The progression of learners has been at the forefront of my mind of late. With the AS and A level results being announced next week, there will be many young people anxiously waiting to receive their grades in order to plan their next steps. Some will be hoping to go to university; others will be keen to find employment as soon as possible; and some will be looking to pursue an apprenticeship, which will allow them to earn while they learn.
UCAS’s initial analysis suggests an increase in applications for university this year, with the expected demand for higher education from 18-year-olds continuing to increase year on year.
What that means is that 2022 is a highly competitive year. In response to this situation colleagues at UCAS have been working with higher education institutions to ensure a robust clearing system to support learners.
I’d like to reassure young people that there are many courses and alternative progression routes out there. I know that every school and college across the country will be there to advise and support young people if they need to go through the clearing system, and there are helplines available for those learners who may need additional support.
Of course, university is not the only option as learners progress to their next steps. There is a raft of vocational courses available in further education colleges, in many subjects and at a range of levels, along with a whole host of other opportunities across the training sector.
We know that there are several sectors where there is a great demand for skilled employees - such as health and care, construction, engineering and catering - and there are more opportunities than ever for apprenticeships in these areas.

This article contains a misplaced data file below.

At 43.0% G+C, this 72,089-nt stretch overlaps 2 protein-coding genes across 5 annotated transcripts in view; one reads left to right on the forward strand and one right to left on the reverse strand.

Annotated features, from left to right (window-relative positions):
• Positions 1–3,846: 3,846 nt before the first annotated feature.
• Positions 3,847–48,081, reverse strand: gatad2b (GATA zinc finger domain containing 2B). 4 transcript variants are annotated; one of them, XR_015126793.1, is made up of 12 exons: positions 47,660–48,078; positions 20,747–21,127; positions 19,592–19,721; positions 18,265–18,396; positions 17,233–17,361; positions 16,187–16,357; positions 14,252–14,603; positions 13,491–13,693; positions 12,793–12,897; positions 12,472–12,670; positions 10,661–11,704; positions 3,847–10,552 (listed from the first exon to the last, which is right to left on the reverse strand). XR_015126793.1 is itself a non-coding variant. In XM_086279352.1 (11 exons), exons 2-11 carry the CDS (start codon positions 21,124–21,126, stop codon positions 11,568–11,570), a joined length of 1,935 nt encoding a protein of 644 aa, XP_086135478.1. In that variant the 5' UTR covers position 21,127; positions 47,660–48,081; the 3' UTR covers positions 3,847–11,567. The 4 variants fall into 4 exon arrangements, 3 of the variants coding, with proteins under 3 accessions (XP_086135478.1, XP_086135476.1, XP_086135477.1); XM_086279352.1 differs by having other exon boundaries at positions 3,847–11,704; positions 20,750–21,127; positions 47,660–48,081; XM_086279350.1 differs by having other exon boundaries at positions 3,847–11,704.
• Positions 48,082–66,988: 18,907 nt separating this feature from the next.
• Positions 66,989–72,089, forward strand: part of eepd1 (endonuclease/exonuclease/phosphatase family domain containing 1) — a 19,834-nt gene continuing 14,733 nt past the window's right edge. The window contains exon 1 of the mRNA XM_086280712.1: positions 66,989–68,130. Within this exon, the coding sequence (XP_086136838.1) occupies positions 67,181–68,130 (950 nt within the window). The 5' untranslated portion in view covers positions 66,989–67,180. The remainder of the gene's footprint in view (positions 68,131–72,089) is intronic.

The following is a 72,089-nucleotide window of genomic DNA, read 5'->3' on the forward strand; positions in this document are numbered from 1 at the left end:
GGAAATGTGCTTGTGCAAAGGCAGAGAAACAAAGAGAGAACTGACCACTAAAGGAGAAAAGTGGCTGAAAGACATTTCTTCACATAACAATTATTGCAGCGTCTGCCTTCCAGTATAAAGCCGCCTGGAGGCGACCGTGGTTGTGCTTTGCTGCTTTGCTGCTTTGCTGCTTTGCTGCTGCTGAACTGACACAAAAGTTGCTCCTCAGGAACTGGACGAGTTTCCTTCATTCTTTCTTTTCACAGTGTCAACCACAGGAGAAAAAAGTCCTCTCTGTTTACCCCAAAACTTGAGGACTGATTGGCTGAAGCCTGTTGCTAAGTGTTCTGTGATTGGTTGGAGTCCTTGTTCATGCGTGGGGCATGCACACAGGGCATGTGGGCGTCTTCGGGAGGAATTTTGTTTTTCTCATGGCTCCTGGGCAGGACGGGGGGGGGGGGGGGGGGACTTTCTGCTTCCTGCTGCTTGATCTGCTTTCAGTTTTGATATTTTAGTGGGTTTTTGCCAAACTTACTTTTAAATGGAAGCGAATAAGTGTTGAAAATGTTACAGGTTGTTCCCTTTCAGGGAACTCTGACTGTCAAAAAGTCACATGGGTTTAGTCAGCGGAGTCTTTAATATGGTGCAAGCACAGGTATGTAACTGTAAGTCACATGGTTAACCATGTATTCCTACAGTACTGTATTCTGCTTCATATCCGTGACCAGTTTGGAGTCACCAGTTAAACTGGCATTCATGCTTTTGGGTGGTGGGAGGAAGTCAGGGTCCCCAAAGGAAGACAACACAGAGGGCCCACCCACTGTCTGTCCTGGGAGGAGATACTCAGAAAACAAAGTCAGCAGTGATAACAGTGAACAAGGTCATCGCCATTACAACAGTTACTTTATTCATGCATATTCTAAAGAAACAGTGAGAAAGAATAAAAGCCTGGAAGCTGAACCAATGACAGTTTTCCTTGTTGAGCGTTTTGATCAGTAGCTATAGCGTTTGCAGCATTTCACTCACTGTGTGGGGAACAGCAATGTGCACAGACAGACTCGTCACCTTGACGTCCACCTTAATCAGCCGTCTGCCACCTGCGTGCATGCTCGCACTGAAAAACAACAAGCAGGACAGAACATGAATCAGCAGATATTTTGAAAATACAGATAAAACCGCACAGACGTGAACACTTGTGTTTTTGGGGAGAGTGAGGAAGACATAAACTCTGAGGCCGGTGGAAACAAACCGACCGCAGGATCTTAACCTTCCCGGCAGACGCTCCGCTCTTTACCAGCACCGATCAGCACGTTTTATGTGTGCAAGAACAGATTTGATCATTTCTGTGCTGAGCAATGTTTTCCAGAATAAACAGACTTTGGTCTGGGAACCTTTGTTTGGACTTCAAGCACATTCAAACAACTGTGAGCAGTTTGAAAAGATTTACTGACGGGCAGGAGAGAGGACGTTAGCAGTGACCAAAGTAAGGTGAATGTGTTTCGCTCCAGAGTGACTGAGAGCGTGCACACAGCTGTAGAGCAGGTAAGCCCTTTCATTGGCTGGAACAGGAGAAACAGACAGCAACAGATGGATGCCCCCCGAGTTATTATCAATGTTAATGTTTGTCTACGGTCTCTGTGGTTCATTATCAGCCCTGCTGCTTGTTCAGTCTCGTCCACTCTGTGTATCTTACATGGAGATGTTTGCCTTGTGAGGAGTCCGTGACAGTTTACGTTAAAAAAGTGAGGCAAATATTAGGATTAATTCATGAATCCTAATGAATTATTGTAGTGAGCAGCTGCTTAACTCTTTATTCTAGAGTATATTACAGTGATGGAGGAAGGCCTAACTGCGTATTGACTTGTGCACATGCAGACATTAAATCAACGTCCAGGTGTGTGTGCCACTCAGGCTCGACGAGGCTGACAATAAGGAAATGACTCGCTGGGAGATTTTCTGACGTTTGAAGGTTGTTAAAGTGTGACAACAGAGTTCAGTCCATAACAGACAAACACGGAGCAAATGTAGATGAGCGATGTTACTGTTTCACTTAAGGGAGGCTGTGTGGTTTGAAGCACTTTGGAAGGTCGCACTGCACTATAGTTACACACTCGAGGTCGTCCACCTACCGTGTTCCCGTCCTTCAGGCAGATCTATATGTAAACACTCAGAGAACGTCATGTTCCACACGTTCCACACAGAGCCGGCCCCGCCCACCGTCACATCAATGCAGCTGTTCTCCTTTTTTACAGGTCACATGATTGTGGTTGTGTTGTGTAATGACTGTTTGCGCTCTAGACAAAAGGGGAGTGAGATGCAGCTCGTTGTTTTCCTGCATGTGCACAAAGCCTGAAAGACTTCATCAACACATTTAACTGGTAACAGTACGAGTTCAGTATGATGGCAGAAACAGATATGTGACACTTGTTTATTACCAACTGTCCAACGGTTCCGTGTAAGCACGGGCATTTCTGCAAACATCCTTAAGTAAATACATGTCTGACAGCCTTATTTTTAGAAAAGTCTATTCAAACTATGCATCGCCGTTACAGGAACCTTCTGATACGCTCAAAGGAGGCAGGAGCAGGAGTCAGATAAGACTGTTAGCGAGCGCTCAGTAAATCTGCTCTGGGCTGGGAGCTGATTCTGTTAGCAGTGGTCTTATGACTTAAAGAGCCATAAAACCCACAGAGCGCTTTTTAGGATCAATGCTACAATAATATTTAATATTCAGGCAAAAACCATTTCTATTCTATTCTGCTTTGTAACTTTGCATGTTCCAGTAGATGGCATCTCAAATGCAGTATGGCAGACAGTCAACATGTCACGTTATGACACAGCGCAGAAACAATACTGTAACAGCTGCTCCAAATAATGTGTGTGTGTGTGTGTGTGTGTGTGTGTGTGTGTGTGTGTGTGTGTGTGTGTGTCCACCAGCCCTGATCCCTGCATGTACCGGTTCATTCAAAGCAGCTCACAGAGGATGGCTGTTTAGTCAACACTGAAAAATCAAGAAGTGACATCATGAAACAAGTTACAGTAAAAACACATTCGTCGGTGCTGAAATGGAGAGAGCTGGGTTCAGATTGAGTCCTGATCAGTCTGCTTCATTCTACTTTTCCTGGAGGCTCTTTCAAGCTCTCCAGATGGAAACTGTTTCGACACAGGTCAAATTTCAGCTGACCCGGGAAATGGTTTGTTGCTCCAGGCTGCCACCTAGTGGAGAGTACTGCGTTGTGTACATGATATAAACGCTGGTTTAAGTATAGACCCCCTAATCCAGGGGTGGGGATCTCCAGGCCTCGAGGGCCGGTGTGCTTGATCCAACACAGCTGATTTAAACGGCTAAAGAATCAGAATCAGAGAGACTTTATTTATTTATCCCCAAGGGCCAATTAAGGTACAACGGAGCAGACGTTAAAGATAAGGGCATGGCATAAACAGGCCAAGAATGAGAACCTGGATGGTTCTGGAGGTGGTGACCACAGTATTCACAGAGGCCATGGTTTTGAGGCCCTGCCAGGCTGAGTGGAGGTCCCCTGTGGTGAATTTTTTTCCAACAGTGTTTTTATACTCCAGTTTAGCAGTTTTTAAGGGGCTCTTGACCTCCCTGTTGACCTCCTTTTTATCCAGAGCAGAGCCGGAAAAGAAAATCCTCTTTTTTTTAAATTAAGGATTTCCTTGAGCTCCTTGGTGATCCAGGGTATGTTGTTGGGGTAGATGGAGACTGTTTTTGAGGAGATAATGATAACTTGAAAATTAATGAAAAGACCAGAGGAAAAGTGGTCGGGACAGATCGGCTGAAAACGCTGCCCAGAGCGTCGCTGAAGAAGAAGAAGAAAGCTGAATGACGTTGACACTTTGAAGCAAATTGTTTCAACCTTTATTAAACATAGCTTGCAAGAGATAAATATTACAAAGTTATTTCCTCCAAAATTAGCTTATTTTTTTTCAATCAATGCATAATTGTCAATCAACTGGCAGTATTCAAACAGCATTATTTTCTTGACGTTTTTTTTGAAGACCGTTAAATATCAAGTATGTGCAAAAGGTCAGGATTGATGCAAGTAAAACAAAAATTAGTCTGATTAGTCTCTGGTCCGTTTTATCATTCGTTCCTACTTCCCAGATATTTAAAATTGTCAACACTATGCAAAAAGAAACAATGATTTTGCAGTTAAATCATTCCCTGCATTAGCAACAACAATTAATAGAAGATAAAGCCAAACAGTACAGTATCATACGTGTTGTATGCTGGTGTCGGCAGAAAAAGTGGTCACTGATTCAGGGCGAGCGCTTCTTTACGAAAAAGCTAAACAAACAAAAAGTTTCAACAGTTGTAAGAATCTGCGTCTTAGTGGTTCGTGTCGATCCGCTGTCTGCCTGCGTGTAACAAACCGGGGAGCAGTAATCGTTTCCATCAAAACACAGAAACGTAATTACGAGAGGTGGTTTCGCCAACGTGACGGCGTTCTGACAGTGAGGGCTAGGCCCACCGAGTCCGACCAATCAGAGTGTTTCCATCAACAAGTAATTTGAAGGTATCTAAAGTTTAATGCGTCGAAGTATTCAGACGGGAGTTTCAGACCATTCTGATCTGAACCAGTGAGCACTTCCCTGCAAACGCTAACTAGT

Certainly, if I were a teenager again, I would look very closely at all the options available. Young people can benefit hugely from the experience of working and gaining highly specialised and sought-after skills while at the same time earning their own money, giving them a real sense of independence. It also gives them the opportunity to continue learning if they so choose, allowing them to work towards Level 3/4 qualifications, or even a degree, through their apprenticeship.
As a former Chief Executive of a further education college, I would encourage anyone who is interested in an apprenticeship to contact their local further education college, or attend an open day there, and find out more about apprenticeship options. They are well connected with employers and so will be able to provide useful help and guidance.
Whatever the results are this month we all need to congratulate young people for what they have managed to achieve in extremely difficult and unprecedented times.
It is also important that we all, including the media, avoid trying to make too many comparisons. There is no merit in looking at grades from the past two years when assessment arrangements were different. Similarly, care should be taken with all comparisons, including those with other parts of the UK.
With the forthcoming results almost upon us, it just remains for me to wish our learners in Wales all the very best. I very much hope that they can progress in the direction of their choice or find suitable alternatives that may well take them in an exciting and fulfilling direction that they may not have previously considered.
Pob lwc to all our learners.
By David Jones OBE DL, Chair, Qualifications Wales